Two Supreme Teachers

Michael J. Ruszala
From the Sep/Oct 2011 Issue of Lay Witness Magazine

Friends in life and linked in their pontificates, Bl. Pope John Paul II and Pope Benedict XVI are two supreme teachers the Holy Spirit has graced the Church with for these times. It is not frequent that a pope beatifies his own immediate predecessor, but with extraordinary times comes extraordinary grace. In this article, we reflect on the collaboration and complimentarity in these two Holy Fathers’ apostolic ministry as supreme teachers of the
Faith.

We are all too familiar with the mischaracterization of our past two Holy Fathers in the world media. Often mistrusted, feared, misunderstood, and sometimes celebrated and revered, a successor of Peter must always “preach the word . . . in season and out of season” (1 Tim. 4:2). Since Christ’s call to Peter, “Feed my sheep,” all popes have been charged with the duty of Supreme Teacher, but not all through history have taken this summons so seriously. Bl. John Paul and Pope Benedict certainly have.

These two Popes have a special connection to each other—both as friends and as Supreme Teachers. Understanding their friendship, their common project, and their particularity as distinct teachers helps us to appreciate their teaching more fully and to see a clearer snapshot of them than we have received in the media.

Ratzinger saw himself as a scholar-priest and aspired to one day write a great theological magnus opum. He did not intend to become one of the greatest theologians of the twentieth century, but God had more plans for the future Pope Benedict—and John Paul would have much to do with it. George Weigel, in his book God’s Choice, explains that the philosopher Joseph Pieper introduced Ratzinger to the philosophical thought of Cardinal Karol Wojtyla (the future Pope John Paul II). In fact in 1974 they sent each other copies of their books to comment upon. Pope Paul VI appointed Ratzinger a bishop in 1977 and then a cardinal not long afterwards. This paved the way for him to engage in scholarly discussion with Cardinal Wojtyla at the conclave of cardinals which elected Pope John Paul I. After the brief papacy of John Paul I, the rest is history. The college of cardinals broke from their usual customs to elect the vibrant and spirit-filled Cardinal Wojtyla as the first Polish pope.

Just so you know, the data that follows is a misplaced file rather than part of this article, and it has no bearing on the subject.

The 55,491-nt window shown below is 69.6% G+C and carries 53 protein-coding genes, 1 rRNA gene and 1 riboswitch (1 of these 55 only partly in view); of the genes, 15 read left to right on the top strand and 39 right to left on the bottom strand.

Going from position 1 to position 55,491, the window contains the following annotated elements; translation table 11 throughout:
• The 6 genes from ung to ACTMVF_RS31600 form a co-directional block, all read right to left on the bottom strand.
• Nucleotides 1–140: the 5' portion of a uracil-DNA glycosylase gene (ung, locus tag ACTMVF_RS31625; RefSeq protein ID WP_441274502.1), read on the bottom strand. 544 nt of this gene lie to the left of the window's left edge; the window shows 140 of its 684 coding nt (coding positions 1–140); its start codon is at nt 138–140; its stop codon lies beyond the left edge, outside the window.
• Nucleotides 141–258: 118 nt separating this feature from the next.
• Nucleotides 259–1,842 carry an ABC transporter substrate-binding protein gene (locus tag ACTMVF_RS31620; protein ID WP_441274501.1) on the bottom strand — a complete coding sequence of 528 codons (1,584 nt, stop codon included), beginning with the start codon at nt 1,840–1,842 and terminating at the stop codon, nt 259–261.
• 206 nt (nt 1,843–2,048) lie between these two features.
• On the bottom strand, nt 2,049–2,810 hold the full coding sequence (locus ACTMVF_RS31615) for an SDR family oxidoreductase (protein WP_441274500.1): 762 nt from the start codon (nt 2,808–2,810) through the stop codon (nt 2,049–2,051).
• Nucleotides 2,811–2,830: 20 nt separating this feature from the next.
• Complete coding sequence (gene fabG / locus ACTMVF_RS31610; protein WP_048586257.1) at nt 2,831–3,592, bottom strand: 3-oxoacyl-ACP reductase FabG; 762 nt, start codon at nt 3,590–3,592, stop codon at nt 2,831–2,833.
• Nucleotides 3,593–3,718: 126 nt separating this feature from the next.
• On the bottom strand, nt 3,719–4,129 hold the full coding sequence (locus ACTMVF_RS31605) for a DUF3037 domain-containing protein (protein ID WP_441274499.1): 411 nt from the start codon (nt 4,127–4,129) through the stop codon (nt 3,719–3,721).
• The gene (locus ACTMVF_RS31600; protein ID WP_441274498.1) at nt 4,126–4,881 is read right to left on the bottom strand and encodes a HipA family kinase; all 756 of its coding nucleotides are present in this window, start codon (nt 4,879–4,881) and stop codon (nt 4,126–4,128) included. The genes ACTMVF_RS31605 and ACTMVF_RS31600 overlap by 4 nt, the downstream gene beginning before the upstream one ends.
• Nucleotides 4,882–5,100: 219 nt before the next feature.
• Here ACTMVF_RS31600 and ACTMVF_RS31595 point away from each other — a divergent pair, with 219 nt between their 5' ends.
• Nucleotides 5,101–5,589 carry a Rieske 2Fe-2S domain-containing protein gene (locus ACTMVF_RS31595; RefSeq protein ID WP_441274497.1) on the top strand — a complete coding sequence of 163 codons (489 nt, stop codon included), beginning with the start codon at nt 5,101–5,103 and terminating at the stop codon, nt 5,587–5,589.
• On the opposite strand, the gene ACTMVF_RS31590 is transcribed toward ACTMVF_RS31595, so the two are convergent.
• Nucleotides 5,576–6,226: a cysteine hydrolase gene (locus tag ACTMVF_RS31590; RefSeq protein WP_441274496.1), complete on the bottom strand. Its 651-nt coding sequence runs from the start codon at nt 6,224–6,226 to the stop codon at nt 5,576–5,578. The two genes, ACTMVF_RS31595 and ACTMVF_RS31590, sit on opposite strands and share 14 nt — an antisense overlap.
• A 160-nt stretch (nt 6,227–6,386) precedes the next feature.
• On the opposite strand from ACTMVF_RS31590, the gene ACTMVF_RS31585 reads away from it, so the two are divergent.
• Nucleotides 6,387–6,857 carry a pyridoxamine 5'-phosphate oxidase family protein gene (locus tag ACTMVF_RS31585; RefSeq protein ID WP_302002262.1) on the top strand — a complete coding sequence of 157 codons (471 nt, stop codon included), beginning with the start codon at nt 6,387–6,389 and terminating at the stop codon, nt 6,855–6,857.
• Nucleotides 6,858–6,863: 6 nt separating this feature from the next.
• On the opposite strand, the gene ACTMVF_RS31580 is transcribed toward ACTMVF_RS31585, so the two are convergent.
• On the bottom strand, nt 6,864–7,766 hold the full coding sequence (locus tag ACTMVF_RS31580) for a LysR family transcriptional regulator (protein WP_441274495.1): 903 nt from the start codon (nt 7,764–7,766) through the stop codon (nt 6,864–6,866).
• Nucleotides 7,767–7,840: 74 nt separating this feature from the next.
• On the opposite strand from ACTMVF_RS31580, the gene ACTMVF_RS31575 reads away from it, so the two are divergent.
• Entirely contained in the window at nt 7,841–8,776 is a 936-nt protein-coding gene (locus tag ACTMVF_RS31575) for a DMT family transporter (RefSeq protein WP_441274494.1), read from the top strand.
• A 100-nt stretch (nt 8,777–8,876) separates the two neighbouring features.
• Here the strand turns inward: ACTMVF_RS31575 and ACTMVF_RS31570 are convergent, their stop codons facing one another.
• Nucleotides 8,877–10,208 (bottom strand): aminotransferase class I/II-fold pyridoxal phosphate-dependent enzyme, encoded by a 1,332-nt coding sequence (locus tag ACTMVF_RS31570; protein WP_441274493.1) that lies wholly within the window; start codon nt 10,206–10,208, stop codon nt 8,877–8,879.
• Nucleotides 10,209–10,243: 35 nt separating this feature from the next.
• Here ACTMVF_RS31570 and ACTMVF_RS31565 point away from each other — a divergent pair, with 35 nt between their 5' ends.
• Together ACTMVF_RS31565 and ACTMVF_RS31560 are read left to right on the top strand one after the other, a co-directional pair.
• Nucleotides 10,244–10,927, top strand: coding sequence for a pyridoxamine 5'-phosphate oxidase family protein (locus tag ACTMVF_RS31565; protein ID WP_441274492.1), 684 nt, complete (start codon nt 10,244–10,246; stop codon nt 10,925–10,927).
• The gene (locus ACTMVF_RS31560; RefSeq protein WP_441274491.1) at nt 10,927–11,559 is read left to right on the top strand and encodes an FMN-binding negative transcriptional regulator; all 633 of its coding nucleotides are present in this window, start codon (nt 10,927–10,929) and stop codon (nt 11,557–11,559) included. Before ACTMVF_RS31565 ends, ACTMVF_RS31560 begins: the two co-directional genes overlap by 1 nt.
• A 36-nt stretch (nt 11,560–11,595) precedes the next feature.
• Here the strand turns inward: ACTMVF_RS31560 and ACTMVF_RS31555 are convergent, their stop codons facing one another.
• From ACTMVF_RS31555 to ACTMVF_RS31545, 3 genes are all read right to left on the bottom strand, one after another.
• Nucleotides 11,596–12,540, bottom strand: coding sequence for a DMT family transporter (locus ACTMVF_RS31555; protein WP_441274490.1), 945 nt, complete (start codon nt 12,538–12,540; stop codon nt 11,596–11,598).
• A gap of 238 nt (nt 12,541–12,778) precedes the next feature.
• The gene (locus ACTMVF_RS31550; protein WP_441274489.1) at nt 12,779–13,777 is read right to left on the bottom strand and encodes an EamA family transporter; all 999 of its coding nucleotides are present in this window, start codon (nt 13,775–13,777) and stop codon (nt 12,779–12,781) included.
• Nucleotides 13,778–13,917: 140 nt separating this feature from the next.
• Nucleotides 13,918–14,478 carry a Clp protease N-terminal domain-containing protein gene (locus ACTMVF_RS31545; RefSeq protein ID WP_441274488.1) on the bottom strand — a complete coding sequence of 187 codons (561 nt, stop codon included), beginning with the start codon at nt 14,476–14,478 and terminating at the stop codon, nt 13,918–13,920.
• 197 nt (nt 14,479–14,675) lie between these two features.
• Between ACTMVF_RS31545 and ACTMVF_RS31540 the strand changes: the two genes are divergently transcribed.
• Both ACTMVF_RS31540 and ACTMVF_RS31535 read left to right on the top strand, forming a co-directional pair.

Pope John Paul II remembered his friend Ratzinger when making appointments for curial positions. Ratzinger, having only recently begun serving as Archbishop of Munich-Freising, declined his appointment as prefect of the Congregation of Catholic Education, but felt he could not refuse after John Paul asked him a second time to join him as prefect—now of the Congregation of the Doctrine of the Faith (CDF) in 1981—to promote the integrity of Catholic doctrine. Weigel explains that John Paul’s choice of Ratzinger for the CDF gives us insight into John Paul’s mind and his view of the Church’s needs in choosing a theologian and not an administrator for this position. In God’s Choice, the author says this underscored the need for theology to inform the practice of the Church through the integrity of its doctrines as revealed by God. Also, while many think of Ratzinger as a conservative, Weigel points out that his orthodox theology was not conventional. He is an Augustinian rather than a Thomist. Weigel writes that both John Paul II and Cardinal Ratzinger “wanted a wide-ranging theological conversation to shape papal teaching.”